Magnetism • Magnetism known to the ancients • Most Famous Magnet: Earth • North=South! (today) • Seems to have flipped several times • Based on orientation of magnetic layers in the earth • Is Moving! • From 1580 to 1820, compass changed by 35o • ||Bearth|| = 8 x 1022 J/T S N
Geomagnetism: It’s a life saver! • Sun and other galactic radiation sources emit charged particles • Magnetic fields divert charged particles • Astronauts can get large radiation doses • Geomagnetic anomaly off of Tierra del Fuego
Origin of Geomagnetism • Uranium and other radioactive materials provide heat through alpha decay • This heat keeps the earth’s core (mostly iron) hot • The molten iron circulates
Broken Symmetry There are no magnetic monopoles i.e the simplest magnetic system is a north pole-south pole system Simplest Magnetic System Simplest Electric System
A magnetic field does not diverge, its’ field line circulate Gauss’s Law for Magnetic Fields
Magnetic Fields exerts a force on charged particles • Force is proportional to the charge,q, the velocity of the charge,v, and the strength of the magnetic field,B • Since v, B, F are vectors • We need a way to multiply a vector by a vector and get a vector: cross-product • F=qv x B • ||F||=qvB sin f where f is the angle between v and B
Units • Units of B = newtons/(coulomb* meter/second) • Called Tesla (T) • Coulomb/second called Ampere (A) • T=N/(A*m) • cgs units are gauss (G) • where 1 T = 104 G • Earth’s magnetic field at any point is about 1 G • Largest magnetic field is 45 T (explosion-induce about 120 T)
Magnetic Flux • Magnet flux through a closed surface=0 • This is the field lines through a surface • Units=weber (Wb) and 1 Wb=1 T*m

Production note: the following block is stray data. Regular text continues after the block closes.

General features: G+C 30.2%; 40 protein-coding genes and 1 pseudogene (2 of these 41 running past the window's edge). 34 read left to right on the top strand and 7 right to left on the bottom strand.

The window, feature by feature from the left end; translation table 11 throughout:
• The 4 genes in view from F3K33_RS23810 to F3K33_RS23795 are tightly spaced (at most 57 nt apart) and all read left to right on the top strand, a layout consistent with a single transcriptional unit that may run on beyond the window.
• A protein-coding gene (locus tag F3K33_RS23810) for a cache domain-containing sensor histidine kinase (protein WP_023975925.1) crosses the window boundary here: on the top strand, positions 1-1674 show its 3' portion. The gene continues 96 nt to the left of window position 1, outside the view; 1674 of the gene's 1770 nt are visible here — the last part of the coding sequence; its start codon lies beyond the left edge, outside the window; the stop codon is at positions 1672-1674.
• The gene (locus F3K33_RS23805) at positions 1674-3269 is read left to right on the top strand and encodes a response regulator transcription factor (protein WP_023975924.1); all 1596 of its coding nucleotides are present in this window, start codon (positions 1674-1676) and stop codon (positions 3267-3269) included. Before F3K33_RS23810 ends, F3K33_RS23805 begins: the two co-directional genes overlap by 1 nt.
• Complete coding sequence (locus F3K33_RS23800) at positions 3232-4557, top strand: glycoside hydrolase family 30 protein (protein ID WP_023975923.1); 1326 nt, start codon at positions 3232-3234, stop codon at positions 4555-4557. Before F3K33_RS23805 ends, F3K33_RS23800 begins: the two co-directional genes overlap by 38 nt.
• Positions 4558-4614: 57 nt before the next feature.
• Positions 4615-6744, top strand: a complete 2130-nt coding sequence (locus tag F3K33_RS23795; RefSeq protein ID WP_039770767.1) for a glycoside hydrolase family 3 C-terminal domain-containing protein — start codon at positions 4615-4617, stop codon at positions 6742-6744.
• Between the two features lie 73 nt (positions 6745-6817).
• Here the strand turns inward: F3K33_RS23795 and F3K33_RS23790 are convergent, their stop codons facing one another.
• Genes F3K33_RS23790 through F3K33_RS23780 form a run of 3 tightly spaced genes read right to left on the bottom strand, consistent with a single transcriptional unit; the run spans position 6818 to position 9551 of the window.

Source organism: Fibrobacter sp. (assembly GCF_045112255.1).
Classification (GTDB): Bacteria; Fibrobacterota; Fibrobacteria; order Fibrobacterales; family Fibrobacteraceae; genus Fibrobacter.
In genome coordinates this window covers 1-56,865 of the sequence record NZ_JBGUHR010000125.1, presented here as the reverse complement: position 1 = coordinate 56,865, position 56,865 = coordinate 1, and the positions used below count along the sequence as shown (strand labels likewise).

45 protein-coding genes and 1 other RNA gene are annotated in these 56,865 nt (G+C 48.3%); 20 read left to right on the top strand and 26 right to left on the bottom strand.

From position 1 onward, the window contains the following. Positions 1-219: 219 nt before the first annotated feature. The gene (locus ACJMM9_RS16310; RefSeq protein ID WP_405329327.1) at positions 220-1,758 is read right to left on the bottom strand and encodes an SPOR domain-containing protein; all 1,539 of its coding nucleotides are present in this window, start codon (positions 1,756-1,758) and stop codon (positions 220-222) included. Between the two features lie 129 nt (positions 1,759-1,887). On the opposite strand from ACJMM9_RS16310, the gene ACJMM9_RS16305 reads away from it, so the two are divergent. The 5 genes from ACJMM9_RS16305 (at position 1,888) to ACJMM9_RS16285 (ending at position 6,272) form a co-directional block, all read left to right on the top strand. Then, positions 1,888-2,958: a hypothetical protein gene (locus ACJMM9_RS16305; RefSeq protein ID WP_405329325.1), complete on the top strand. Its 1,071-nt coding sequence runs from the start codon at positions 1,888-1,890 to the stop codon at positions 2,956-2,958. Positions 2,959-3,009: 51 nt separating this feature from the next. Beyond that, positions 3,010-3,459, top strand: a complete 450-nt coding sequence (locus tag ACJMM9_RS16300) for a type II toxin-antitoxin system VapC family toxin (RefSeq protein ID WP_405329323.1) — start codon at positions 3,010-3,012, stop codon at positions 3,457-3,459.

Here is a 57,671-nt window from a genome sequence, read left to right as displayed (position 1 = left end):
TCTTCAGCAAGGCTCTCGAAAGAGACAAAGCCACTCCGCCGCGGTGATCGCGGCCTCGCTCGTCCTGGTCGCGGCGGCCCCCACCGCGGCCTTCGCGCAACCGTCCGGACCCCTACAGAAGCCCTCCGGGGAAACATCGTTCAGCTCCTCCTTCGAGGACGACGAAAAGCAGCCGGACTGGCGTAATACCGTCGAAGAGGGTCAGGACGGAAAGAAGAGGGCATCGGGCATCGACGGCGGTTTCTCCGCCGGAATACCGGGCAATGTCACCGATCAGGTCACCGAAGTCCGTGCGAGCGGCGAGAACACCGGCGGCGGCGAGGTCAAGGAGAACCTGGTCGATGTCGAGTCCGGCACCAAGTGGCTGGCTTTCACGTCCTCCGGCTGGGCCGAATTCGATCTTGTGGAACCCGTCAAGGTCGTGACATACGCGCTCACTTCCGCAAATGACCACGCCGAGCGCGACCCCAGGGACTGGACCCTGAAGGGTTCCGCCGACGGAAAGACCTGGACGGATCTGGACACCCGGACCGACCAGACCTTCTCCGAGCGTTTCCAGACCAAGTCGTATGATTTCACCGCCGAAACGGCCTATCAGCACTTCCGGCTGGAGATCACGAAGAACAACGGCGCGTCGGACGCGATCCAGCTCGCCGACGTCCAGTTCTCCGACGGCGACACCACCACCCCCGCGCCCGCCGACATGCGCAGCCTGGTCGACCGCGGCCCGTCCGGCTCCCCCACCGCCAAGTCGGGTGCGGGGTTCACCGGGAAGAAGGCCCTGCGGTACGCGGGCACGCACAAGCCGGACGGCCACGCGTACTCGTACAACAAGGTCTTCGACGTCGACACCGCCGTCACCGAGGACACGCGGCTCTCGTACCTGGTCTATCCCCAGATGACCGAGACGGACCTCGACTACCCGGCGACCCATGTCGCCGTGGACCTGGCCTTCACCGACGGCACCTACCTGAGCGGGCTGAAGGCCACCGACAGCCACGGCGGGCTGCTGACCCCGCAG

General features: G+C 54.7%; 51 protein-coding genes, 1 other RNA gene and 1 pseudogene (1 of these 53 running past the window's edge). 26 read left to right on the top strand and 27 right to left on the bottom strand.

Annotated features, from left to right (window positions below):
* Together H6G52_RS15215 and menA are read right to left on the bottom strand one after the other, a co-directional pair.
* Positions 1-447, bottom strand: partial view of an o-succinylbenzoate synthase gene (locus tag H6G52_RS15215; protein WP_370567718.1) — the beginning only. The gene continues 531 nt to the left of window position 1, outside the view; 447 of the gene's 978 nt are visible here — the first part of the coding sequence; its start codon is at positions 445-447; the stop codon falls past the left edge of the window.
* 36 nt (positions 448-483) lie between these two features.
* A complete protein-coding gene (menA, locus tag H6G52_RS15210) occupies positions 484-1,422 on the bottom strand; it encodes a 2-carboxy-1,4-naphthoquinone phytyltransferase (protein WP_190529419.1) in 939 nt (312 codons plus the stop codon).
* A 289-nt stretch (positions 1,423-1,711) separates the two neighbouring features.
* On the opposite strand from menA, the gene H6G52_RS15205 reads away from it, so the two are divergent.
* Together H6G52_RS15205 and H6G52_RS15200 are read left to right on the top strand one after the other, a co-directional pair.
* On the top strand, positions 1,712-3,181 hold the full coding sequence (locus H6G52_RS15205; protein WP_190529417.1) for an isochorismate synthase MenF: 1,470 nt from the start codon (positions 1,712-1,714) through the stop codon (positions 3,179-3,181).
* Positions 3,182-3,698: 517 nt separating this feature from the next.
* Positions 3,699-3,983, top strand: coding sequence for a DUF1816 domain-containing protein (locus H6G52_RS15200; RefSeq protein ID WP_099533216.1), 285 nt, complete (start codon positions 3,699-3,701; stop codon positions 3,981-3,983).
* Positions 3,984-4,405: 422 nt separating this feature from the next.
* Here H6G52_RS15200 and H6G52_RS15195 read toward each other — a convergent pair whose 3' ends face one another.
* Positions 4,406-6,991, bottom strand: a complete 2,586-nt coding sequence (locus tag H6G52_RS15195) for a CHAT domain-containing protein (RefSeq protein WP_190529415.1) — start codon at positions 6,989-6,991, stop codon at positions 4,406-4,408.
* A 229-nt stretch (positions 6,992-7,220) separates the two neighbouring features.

Motion of Charged Particles in a Magnetic Field • Since F is perpendicular to v, there is no acceleration but it does change the direction • A particle moving initially perpendicular to B remains perpendicular to B • Particle’s path is a circle traced out with a constant speed, v
Mathematically w is the angular frequency of the particle f is called the cyclotron frequency R is the radius of the charged particles path
Combined Force: Lorentz Force • If there is a static electric field, E, and a static magnetic field, B, a force is exerted on the particle equivalent to
Velocity selector • Let E and B be perpendicular as shown below. • We will solve for the velocity of particles are in equilibrium (F=0).
Leaving Electrostatics • Electrostatics meant charges did not move • We will consider “steady” currents • Steady currents are constant currents • Current: a stream of moving charges
Units • Ampere (A) = Coulomb/second (C/s) • 1 A in two parallel straight conductors placed one meter apart produce a force of 2x10-7 N/m on each conductor